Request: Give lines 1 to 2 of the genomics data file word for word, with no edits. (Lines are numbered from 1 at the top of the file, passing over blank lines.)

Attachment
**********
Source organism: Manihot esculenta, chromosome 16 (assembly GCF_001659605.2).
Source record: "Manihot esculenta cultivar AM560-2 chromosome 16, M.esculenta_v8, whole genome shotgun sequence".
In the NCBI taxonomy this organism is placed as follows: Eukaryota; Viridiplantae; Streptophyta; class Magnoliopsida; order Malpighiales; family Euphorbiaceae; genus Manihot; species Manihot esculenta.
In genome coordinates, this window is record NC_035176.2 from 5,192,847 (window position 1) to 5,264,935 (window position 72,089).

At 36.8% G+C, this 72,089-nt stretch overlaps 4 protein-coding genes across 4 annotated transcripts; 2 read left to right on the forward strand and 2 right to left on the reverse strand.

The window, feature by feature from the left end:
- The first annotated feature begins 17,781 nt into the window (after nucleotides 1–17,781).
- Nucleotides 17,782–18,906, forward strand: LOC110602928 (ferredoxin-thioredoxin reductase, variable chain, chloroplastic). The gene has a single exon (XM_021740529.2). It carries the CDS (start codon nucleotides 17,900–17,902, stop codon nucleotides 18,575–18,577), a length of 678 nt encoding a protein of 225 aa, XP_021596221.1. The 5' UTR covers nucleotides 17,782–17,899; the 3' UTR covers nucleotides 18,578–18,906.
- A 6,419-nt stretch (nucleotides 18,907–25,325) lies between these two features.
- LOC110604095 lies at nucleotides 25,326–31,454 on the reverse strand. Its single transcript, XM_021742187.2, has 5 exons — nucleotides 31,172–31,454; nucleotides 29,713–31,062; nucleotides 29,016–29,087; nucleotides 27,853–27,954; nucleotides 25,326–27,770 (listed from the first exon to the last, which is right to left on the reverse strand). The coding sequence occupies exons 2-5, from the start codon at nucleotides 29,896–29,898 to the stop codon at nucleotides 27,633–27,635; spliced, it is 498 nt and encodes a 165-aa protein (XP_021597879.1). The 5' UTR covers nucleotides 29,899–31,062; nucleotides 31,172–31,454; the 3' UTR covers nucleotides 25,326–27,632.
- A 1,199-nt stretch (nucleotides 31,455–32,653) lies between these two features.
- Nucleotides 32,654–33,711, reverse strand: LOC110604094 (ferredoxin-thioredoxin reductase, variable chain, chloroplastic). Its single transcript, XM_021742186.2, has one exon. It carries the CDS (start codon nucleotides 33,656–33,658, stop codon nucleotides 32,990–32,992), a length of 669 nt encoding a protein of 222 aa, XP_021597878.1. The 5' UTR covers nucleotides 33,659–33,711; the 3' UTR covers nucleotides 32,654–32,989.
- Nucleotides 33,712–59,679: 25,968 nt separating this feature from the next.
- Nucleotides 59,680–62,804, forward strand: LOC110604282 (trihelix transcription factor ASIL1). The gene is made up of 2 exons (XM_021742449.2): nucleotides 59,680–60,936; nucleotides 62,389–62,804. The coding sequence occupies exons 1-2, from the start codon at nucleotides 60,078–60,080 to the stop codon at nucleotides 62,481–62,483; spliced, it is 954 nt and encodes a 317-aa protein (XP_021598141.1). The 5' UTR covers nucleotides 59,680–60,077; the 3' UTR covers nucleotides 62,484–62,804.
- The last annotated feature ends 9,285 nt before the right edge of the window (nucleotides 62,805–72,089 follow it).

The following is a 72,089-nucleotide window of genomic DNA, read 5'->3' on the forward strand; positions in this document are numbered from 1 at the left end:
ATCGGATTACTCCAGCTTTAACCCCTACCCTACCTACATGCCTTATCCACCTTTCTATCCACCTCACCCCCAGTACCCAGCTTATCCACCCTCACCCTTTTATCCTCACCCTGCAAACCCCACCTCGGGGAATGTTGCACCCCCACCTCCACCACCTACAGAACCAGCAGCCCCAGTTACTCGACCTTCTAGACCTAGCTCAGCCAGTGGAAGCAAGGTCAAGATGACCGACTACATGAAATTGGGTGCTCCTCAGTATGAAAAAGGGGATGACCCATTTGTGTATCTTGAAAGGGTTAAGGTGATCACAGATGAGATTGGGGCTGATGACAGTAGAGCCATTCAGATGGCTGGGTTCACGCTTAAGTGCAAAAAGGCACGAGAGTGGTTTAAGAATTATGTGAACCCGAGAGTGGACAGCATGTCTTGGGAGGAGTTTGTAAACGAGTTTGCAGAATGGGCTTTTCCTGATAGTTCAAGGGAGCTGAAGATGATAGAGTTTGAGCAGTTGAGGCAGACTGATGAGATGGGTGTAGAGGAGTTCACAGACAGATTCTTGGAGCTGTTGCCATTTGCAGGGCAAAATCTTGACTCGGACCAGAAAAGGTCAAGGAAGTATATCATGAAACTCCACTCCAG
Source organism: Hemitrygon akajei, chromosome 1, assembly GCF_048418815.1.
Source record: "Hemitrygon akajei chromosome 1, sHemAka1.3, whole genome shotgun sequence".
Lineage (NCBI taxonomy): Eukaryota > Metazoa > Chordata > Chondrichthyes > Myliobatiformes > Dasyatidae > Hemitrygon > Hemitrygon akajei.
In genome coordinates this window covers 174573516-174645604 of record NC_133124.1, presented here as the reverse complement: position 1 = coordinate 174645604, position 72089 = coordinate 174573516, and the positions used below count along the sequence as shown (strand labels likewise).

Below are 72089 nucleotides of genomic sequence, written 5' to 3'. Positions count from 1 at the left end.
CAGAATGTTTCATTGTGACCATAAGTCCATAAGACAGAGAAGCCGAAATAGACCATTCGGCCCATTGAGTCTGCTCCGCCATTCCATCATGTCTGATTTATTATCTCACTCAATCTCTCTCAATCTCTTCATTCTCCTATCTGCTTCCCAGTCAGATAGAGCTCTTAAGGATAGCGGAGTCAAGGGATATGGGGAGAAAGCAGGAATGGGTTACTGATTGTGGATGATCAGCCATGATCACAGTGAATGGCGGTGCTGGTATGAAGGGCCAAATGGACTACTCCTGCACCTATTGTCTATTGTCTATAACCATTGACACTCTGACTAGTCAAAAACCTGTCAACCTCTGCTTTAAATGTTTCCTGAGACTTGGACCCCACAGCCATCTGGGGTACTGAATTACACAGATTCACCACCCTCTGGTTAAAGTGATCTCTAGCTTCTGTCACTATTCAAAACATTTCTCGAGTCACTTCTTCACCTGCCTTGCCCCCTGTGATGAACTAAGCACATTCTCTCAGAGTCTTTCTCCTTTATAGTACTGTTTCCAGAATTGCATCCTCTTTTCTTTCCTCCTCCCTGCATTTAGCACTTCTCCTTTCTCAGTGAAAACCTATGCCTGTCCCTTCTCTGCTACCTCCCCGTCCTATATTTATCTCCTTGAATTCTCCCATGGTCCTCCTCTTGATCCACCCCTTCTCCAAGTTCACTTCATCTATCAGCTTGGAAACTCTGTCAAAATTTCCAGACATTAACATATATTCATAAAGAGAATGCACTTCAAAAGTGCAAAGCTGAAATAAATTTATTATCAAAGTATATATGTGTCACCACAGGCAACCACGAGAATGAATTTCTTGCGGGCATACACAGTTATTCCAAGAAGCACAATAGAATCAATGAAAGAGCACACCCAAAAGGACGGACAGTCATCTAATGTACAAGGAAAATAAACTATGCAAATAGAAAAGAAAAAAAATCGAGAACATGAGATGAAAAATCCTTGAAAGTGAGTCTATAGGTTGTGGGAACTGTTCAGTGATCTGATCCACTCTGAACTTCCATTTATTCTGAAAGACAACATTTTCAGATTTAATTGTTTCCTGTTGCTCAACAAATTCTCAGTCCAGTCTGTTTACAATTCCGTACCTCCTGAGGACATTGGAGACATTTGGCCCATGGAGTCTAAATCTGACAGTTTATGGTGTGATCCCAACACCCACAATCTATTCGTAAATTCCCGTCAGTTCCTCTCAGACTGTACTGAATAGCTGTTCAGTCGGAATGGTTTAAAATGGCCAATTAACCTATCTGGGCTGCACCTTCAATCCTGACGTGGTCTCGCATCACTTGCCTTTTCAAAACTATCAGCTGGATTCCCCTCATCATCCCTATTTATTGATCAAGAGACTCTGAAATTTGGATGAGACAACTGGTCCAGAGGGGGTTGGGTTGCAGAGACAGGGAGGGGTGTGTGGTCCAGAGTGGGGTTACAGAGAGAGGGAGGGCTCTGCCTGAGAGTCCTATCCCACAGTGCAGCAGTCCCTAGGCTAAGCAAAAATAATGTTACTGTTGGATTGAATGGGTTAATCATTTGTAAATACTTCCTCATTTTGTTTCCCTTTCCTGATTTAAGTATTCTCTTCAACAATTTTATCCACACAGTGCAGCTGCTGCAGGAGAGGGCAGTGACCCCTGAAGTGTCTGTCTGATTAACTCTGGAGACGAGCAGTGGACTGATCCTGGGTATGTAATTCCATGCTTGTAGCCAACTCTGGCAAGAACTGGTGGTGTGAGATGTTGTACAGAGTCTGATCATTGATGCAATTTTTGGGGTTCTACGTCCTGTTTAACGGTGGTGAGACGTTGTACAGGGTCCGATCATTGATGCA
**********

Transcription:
Source organism: Manihot esculenta, chromosome 16 (assembly GCF_001659605.2).
Source record: "Manihot esculenta cultivar AM560-2 chromosome 16, M.esculenta_v8, whole genome shotgun sequence".